| 7:36 am on Jun 16, 2007 (gmt 0)|
I've noticed Ask and Wikipedia recently moved near the top but About has been up there for some time in my sector.
I like those related searches at the bottom of the page though. My main topic is there and my site is number one on that phrase. Who knows, maybe it's better than being at 5 or 6 on the one word search.
It is strange how it the changes are so marked in one word phrases. I'm not seeing any big change in 2 or more word phrases.
| 7:56 am on Jun 16, 2007 (gmt 0)|
I've been thinking about those one word searches and why there's so big a shuffle there. Seems to me that the one word search would be the area where Google's end users would be the least satisfied. We know that the average search is now in the area of three words, but those who still make one word searches are likely to be the most frustrated.
So it would make some sense for Google to play with the algo for one word search, working toward greater end-user satisfaction.
I think this is mainly a semantic play, coupled with the user intention/satisfaction data that Google has been collecting for quite a while. I think they are intentionally forcing a wider variety of "information types" onto the first page.
| 1:43 pm on Jun 16, 2007 (gmt 0)|
|I think they are intentionally forcing a wider variety of "information types" onto the first page |
That seems obvious in one of the areas I search.
They know which secondary keywords are most often combined with a particular word. Those most searched secondary keywords are most competitive, and sites in that sector would need more backlinks.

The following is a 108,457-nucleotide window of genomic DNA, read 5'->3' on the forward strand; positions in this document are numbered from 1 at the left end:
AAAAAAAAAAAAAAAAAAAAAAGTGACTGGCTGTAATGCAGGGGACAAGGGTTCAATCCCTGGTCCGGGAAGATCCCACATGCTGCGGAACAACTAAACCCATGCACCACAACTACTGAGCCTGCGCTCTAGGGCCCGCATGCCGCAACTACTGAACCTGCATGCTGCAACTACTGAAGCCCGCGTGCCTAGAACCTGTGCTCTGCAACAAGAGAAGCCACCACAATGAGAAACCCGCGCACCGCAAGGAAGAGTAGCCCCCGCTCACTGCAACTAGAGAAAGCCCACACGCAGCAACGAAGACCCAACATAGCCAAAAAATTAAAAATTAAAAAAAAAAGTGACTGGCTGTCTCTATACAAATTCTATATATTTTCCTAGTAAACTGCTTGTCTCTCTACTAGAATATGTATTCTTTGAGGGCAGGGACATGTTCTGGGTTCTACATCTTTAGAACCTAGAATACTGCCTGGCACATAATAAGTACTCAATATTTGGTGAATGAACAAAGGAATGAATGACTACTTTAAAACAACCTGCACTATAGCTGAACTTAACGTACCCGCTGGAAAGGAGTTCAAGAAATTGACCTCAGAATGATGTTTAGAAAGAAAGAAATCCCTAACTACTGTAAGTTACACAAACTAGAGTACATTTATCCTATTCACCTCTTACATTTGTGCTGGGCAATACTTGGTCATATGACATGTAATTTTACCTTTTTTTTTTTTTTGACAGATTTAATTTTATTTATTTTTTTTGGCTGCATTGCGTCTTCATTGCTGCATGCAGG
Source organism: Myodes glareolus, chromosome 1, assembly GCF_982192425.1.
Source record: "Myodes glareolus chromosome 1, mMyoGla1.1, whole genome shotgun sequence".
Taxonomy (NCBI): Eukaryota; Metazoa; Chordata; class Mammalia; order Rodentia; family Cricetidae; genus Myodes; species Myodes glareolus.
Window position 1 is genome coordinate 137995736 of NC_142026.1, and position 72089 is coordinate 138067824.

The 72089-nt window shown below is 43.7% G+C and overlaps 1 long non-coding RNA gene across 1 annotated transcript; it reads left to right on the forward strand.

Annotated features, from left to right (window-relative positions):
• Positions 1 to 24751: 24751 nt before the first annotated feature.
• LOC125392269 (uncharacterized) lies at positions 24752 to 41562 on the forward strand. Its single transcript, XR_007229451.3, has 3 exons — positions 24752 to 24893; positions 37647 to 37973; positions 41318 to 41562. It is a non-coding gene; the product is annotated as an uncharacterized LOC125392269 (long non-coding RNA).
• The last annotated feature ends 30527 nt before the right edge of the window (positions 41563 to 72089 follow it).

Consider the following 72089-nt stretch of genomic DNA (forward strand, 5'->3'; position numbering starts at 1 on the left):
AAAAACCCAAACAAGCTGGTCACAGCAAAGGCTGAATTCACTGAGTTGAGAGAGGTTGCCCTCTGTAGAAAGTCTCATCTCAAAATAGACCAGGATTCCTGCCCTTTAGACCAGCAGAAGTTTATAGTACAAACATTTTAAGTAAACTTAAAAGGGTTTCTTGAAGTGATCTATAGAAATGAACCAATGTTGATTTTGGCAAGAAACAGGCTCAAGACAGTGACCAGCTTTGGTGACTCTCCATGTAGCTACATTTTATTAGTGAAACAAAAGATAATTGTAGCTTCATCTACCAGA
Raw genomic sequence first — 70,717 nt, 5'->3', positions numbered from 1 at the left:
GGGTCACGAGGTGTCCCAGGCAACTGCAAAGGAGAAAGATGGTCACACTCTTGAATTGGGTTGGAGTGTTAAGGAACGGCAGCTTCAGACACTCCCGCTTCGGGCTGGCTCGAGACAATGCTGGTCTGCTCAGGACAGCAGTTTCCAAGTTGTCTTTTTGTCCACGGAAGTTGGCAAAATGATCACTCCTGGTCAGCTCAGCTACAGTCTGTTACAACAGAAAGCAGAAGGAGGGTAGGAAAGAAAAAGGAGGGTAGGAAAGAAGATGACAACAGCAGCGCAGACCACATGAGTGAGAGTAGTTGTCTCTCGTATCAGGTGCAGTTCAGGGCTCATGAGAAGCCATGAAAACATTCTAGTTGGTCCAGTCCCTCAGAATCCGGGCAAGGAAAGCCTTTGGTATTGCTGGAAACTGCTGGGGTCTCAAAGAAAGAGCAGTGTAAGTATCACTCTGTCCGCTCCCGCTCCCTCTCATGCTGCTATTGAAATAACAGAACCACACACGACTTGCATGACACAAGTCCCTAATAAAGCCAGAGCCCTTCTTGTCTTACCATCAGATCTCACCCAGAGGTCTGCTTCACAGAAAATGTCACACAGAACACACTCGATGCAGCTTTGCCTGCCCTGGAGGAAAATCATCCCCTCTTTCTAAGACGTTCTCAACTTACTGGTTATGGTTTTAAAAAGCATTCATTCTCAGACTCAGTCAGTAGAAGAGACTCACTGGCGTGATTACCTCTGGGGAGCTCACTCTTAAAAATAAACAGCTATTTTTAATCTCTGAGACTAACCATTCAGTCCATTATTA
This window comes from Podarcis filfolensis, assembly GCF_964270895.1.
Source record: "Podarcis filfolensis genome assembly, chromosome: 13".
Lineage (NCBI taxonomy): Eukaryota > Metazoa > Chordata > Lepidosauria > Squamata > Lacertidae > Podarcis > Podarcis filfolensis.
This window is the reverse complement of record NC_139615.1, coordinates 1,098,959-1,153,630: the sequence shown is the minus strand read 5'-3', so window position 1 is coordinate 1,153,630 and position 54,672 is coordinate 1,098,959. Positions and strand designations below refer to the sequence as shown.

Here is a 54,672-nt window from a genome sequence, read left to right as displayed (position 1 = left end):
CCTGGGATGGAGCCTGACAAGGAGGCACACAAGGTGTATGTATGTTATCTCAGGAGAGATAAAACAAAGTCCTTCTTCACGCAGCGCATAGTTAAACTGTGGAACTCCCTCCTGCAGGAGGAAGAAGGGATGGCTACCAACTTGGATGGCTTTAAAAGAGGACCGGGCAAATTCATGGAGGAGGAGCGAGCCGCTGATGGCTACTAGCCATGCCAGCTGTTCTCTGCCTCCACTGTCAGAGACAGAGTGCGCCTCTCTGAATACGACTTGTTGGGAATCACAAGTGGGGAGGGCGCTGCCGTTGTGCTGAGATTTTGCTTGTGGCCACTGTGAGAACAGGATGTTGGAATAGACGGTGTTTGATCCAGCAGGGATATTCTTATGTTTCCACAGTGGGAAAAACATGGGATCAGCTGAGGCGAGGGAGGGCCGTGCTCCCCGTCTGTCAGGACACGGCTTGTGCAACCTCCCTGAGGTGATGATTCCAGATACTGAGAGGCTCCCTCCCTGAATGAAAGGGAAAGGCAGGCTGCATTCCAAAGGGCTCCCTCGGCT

So they devalue those sites that fit the most competitive sectors to help raise up others that are relevant for the single keyword search, but not in the super competitive sectors. That seems to be the change I've seen in single keyword search.
| 1:58 pm on Jun 16, 2007 (gmt 0)|
|So it would make some sense for Google to play with the algo for one word search, working toward greater end-user satisfaction. |
That would also explain the related topics shown at the bottom of the page.
Also would this give any credence to my theory that Google is tracking the most clicked on results and moving them to the top?
BYW another result I'm seeing in the top 10 is Topix. It seems to be all automated news. Would this be part of Universal Search?
| 2:06 pm on Jun 16, 2007 (gmt 0)|
topix is linked by a gazillion newspaper sites. As far as keeping the "most clicked" on top I hope that google has a plan for new sites to get in :)
[edited by: walkman at 2:42 pm (utc) on June 16, 2007]
| 2:18 pm on Jun 16, 2007 (gmt 0)|
Were seeing a change up, big surge in interior pages ranking prominently.
| 4:10 pm on Jun 16, 2007 (gmt 0)|
How old is the site you talk about?
| 6:11 pm on Jun 16, 2007 (gmt 0)|
Over the past month about every keyword search in my areas is moving in the direction below for the first 30-50 results. The concentration used to be only on two or three major keywords. The only sites breaking this trend are link buyers. So maybe this is why Google is now hunting those sites. You would think some of the these sites could stand on their own without Google giving them top rankings. It seems to me that Google is becoming more and more of an elitist search engine every day. Meanwhile they turn to small business to foot itís bills via Adwords.
They're manipulating the algo to bring certain type informational pages up in the rankings.
Large Health Site
Another Large Health Site
| 8:10 pm on Jun 16, 2007 (gmt 0)|
|How old is the site you talk about? |
No site in particular, just for a lot of queries if the first twenty results were 80% index page returns now its 30%.
| 9:13 pm on Jun 16, 2007 (gmt 0)|
|They're manipulating the algo to bring certain type informational pages up in the rankings. |
Large Health Site
Another Large Health Site
Maybe because Google regards most of above sites as "authority" sites!